Data access requests Ireland. The use of data and rights of access to personal data are governed by the General Data Protection Regulation or GDPR. This is an EU Regulation, and has been in force in Ireland since 2018. GDPR governs how your data is collected, how it is used, and how you can access your data.
Article 15 of the GDPR gives individuals a right to request a copy of any of their personal data which is being ‘processed’ or used. This right includes:
- Confirmation of whether your personal data is being used
- A copy of your personal data which is being used
- Any other additional information, such as
- the purpose of processing,
- the categories used,
- who has access to or received your data in third countries or international organisations,
- how long your data will be retained for,
- the source of the data.
- You also have a right where your data is being processed to be informed of the following:
- your rights to raise a complaint,
- if automated decision making or profiling is being used, you have a right to know the significance and consequences of profiling and the rights to rectification,
- Your rights to erasure, objection to processing and restriction of processing.
DSARs are particularly useful in an employment law context and in preparation for bringing a claim to the WRC.
How do I make Data Access Requests?
Data Access Requests are made to the ‘controller’ of your data. In an employment law context for example, your employer is the ‘controller’.
A data access request can be made in writing or verbally, and the GDPR does not specify a particular format for the request. It is important to be as specific as possible in relation to the data you wish to access.
Can the controller refuse my request?
Under Article 12(5) GDPR, an access request may be refused is it is ‘manifestly unfounded or excessive’. This is a high threshold to meet. If this threshold is met, the data controller can refuse to act on the data access request, or can charge a reasonable fee for the administrative costs of providing the information.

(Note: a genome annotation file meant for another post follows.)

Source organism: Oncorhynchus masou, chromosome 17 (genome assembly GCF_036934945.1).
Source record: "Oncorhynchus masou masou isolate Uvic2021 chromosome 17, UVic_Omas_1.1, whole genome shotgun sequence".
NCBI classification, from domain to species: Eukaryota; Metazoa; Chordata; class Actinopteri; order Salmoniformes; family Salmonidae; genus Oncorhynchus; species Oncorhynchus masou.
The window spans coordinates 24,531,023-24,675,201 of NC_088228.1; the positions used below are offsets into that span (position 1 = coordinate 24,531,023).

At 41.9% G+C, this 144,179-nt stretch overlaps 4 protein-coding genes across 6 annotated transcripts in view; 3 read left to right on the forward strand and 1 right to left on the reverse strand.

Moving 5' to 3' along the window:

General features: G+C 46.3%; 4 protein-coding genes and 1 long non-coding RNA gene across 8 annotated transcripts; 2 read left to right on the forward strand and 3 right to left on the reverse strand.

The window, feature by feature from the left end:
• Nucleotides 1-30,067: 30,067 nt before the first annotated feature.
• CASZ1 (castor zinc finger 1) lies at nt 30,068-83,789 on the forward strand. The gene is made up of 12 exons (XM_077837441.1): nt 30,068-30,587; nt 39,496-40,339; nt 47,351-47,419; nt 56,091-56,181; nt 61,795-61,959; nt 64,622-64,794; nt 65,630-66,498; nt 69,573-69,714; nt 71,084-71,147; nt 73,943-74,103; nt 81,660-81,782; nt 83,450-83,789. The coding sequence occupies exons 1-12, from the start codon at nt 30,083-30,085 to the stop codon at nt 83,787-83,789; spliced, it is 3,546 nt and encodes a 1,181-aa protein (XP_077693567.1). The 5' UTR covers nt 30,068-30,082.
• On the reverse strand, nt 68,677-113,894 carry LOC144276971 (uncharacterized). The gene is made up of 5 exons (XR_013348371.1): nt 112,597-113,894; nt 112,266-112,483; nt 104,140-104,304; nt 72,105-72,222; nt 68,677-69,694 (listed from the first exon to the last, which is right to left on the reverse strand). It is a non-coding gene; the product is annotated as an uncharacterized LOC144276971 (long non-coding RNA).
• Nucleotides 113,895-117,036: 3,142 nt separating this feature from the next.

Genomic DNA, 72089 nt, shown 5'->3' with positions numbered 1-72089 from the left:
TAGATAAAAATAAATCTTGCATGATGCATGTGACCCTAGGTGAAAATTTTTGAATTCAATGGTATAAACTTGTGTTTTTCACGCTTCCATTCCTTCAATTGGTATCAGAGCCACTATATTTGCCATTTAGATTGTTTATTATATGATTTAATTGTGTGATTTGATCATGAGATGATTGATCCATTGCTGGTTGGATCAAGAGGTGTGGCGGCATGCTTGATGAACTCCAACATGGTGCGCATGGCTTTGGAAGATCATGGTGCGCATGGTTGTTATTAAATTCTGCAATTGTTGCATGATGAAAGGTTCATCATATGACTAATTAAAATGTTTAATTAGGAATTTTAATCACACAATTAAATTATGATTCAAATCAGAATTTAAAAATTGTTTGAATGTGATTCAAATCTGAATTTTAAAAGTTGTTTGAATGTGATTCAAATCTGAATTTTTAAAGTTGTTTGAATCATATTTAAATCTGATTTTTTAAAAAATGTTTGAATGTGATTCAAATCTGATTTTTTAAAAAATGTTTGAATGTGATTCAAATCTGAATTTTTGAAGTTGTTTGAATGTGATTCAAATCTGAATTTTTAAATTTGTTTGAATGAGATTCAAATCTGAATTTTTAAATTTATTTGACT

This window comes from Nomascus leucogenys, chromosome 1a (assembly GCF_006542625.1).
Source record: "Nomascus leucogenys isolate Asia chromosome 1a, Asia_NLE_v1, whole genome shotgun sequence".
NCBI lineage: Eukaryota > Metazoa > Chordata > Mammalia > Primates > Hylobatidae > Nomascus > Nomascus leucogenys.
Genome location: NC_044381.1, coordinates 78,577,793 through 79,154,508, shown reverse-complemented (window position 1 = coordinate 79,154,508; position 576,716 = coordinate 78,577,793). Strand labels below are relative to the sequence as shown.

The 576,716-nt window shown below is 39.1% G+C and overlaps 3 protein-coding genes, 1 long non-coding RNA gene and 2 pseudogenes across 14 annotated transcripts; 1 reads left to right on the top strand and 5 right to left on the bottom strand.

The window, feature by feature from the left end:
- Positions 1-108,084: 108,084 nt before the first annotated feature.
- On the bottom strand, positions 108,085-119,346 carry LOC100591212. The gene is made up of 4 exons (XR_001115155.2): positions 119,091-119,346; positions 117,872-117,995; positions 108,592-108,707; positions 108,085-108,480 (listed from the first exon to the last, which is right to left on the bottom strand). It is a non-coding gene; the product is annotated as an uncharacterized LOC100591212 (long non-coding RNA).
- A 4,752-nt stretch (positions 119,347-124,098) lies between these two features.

There is also a general limitation on the exercise of the right to access if access would negatively impact the rights and freedoms of others. For example, if your right to access would affect another individual’s right to privacy. In these circumstances, the controller should conduct a balancing exercise to endeavour to comply with the request and avoiding an outright refusal.
How long does it take to get a response to Data Access Requests or DSAR?
The controller of your data has one month from the date of your request to provide a response to your request. This may be extended by a further two months if it is a large and complex request. You must be informed of the intention to exercise this extension within one month of the request.
The general rule is that the request will be responded to in the same format it was made. For example, if you made a verbal request, the data controller may respond verbally. If you made a written request, the data controller may respond in writing. If the request is made electronically (by email), where possible the response will be electronic.
How do I make a complaint about Data Subject Access Requests?
Complaints can be made to the Data Protection Commission. An online complaint portal is available on their website.
When can I make a complaint?
You can make a complaint after the one month period (or after the two month extension period if utilised) has expired.
You can also make a complaint after receiving the response if you are not happy with the response. For example, if you believe that you have not received all the personal data which was requested.
Setanta Solicitors are happy to assist you with any queries you may have in relation to your personal data and making Data Subject Access Requests.